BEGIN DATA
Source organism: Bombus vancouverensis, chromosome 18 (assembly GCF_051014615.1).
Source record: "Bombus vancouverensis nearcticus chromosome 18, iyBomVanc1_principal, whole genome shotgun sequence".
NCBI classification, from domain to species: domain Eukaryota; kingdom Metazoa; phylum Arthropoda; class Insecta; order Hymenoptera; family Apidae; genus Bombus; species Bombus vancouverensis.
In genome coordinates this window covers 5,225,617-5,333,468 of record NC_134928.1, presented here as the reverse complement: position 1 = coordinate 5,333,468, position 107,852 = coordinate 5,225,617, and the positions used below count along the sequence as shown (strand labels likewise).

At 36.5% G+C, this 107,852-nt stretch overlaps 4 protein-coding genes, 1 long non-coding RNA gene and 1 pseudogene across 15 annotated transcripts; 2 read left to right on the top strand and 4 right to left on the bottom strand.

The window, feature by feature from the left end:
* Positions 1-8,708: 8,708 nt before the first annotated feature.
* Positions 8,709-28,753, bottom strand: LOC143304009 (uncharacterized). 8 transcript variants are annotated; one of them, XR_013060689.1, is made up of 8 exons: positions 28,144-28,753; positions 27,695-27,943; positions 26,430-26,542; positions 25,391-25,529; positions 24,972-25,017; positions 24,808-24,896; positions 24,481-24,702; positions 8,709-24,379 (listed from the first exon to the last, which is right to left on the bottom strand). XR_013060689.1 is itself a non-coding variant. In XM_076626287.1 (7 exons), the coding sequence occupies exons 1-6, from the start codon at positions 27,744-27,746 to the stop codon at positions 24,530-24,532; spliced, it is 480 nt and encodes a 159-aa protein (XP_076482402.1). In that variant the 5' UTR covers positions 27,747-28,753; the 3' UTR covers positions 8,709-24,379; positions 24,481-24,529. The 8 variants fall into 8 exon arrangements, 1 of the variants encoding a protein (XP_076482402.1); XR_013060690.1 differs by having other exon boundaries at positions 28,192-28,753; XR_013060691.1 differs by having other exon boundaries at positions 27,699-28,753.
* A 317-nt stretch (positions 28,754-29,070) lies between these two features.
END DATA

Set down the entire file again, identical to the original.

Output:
Source organism: Bombus vancouverensis, chromosome 18 (assembly GCF_051014615.1).
Source record: "Bombus vancouverensis nearcticus chromosome 18, iyBomVanc1_principal, whole genome shotgun sequence".
NCBI classification, from domain to species: domain Eukaryota; kingdom Metazoa; phylum Arthropoda; class Insecta; order Hymenoptera; family Apidae; genus Bombus; species Bombus vancouverensis.
In genome coordinates this window covers 5,225,617-5,333,468 of record NC_134928.1, presented here as the reverse complement: position 1 = coordinate 5,333,468, position 107,852 = coordinate 5,225,617, and the positions used below count along the sequence as shown (strand labels likewise).

At 36.5% G+C, this 107,852-nt stretch overlaps 4 protein-coding genes, 1 long non-coding RNA gene and 1 pseudogene across 15 annotated transcripts; 2 read left to right on the top strand and 4 right to left on the bottom strand.

The window, feature by feature from the left end:
* Positions 1-8,708: 8,708 nt before the first annotated feature.
* Positions 8,709-28,753, bottom strand: LOC143304009 (uncharacterized). 8 transcript variants are annotated; one of them, XR_013060689.1, is made up of 8 exons: positions 28,144-28,753; positions 27,695-27,943; positions 26,430-26,542; positions 25,391-25,529; positions 24,972-25,017; positions 24,808-24,896; positions 24,481-24,702; positions 8,709-24,379 (listed from the first exon to the last, which is right to left on the bottom strand). XR_013060689.1 is itself a non-coding variant. In XM_076626287.1 (7 exons), the coding sequence occupies exons 1-6, from the start codon at positions 27,744-27,746 to the stop codon at positions 24,530-24,532; spliced, it is 480 nt and encodes a 159-aa protein (XP_076482402.1). In that variant the 5' UTR covers positions 27,747-28,753; the 3' UTR covers positions 8,709-24,379; positions 24,481-24,529. The 8 variants fall into 8 exon arrangements, 1 of the variants encoding a protein (XP_076482402.1); XR_013060690.1 differs by having other exon boundaries at positions 28,192-28,753; XR_013060691.1 differs by having other exon boundaries at positions 27,699-28,753.
* A 317-nt stretch (positions 28,754-29,070) lies between these two features.